Managerial overconfidence, moral hazard problems, and excessive life-cycle debt sensitivity

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6 Citations (Scopus)

Abstract

The effects of managerial overconfidence on financing decisions and firm value are analyzed, given that investors face managerial moral hazard. Two cases are considered. In the first case, the manager may have an incentive to exert an inefficiently low level of effort in running the business ('managerial shirking'). The manager may issue high debt as a commitment device (the increase in expected financial distress drives him to a higher effort level). An overconfident manager overestimates his ability, and underestimates financial distress costs. Therefore, the first model predicts a positive relationship between overconfidence and debt. However, the effect of overconfidence on firm value is ambiguous, and depends on which factor (the positive effect of higher effort, or the negative effect of higher debt and higher expected financial distress) dominates. In the second case, the manager has an incentive to use free cash flow to invest in a new pet project that may be value-reducing (the free cash flow problem). In contrast to the first case, overconfidence may result in a decrease in debt (the rational manager knows that the new project is value-reducing and uses high debt to commit not to invest in it, while the overconfident manager perceives the new project as valueincreasing, and reduces debt in order to make the investment). Again, the effect of overconfidence on firm value is ambiguous, since a project that may have been value-reducing under a rational manager may indeed be valueincreasing under an overconfident manager, as the overconfident manager exerts higher effort. The analysis is concluded with a conceptual model of "excessive life-cycle debt sensitivity due to managerial overconfidence" not previously explored in the literature.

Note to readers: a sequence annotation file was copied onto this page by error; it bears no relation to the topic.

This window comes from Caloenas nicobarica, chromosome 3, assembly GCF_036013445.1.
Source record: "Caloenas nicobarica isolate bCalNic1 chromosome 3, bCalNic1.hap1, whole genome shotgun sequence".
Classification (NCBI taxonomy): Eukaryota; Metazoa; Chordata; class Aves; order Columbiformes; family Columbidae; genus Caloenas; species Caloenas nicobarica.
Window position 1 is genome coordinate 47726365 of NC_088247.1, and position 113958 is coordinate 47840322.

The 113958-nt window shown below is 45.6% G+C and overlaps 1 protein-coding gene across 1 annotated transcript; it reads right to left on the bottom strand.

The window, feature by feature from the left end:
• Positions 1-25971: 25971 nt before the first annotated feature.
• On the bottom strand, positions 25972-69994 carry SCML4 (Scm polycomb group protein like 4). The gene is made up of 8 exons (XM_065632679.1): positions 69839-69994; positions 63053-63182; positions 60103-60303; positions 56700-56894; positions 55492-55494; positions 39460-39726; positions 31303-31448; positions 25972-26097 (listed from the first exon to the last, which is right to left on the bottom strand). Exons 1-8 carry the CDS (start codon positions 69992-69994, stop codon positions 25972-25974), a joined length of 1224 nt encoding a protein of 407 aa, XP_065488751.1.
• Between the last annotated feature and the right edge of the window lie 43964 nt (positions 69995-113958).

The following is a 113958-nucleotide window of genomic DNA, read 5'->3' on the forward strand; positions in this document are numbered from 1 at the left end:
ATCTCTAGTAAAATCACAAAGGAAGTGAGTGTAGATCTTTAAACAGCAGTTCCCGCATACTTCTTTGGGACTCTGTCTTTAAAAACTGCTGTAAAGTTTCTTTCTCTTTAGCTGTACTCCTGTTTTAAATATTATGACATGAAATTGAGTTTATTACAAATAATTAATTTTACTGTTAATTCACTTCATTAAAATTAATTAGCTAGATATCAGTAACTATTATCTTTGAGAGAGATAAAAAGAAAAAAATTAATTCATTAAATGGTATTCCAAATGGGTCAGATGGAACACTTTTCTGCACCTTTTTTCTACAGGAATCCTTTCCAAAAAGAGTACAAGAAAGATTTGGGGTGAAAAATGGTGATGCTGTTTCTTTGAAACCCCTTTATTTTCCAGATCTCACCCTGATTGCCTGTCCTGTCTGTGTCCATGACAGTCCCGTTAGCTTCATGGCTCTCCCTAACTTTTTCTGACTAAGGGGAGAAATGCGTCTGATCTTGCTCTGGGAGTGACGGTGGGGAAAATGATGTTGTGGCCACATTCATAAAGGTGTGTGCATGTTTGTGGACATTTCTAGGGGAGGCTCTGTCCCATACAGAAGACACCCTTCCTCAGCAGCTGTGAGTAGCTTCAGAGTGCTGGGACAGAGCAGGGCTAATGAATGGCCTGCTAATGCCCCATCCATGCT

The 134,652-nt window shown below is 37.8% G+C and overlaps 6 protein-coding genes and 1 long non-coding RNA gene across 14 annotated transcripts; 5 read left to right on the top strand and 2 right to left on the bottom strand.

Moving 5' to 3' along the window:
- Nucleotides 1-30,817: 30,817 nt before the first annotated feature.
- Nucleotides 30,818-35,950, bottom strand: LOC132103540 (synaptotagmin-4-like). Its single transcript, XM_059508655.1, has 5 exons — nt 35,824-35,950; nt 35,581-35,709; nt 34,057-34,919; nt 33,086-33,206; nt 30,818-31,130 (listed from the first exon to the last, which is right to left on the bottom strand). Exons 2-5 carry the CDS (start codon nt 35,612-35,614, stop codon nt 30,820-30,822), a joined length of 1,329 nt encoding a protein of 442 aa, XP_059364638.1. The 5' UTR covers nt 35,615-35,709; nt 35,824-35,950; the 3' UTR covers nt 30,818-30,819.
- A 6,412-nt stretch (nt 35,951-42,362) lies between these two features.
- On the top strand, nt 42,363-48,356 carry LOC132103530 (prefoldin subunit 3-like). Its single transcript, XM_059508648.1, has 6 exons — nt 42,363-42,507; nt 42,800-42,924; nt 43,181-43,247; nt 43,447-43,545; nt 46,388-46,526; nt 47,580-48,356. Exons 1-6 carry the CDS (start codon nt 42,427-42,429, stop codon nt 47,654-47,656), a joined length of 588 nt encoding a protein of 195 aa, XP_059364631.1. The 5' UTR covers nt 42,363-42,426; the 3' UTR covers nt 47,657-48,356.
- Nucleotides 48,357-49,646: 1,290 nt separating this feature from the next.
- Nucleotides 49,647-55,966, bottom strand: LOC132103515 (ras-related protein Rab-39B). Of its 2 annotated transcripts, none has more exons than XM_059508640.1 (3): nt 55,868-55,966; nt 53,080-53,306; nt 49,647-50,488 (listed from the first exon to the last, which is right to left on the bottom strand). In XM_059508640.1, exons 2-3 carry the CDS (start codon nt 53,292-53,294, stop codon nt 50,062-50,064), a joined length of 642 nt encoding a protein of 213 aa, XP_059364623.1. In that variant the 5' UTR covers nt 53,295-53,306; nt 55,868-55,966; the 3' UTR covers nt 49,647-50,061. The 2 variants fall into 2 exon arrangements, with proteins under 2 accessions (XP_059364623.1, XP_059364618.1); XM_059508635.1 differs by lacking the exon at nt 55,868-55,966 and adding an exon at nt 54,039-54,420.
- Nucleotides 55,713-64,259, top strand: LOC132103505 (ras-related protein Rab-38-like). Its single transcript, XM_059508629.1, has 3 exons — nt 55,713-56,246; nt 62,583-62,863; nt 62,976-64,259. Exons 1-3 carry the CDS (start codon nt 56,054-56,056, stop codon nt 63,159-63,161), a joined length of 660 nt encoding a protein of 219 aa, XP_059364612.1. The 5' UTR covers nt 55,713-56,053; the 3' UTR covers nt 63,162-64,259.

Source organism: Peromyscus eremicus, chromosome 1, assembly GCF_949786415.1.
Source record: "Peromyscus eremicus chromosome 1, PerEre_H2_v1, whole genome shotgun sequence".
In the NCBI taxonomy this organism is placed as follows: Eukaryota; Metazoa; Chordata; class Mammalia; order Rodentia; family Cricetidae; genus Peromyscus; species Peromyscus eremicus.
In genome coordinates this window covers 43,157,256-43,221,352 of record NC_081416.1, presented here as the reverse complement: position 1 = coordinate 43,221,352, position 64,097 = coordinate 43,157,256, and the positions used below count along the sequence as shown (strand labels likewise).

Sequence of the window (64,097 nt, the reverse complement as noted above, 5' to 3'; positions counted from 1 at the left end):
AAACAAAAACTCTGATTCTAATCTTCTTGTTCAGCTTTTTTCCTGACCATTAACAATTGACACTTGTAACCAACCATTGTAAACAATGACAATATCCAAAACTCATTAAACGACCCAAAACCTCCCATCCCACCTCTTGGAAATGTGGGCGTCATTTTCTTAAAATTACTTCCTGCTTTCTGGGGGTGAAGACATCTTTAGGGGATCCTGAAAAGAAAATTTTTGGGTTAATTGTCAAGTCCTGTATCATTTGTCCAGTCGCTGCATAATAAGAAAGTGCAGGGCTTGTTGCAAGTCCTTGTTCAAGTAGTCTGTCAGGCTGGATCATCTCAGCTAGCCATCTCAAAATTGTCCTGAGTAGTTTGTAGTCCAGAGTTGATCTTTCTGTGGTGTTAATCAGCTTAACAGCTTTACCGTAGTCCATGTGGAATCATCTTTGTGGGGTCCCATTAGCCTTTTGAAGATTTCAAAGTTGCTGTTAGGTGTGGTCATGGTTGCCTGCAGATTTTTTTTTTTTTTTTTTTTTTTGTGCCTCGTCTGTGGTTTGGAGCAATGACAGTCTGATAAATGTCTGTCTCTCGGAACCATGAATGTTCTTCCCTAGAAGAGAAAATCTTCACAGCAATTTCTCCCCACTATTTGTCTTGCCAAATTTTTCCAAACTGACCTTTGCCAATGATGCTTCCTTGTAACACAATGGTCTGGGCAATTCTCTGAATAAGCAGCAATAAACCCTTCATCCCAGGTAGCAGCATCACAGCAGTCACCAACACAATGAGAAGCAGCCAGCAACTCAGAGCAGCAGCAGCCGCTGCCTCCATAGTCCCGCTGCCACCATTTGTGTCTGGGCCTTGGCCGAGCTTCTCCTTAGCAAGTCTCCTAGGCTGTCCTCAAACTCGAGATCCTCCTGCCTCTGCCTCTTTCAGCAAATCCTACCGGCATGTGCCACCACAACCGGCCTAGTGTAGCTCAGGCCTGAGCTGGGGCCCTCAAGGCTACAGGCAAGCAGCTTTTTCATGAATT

Original languageEnglish
Pages (from-to)35-42
Number of pages8
JournalInvestment Management and Financial Innovations
Volume6
Issue number3
Publication statusPublished - 2009

Keywords

  • Behavioural corporate finance
  • Life-cycle debt
  • Moral hazard
  • Overconfidence

ASJC Scopus subject areas

  • Business and International Management
  • Accounting
  • Finance
  • Economics and Econometrics
  • Strategy and Management

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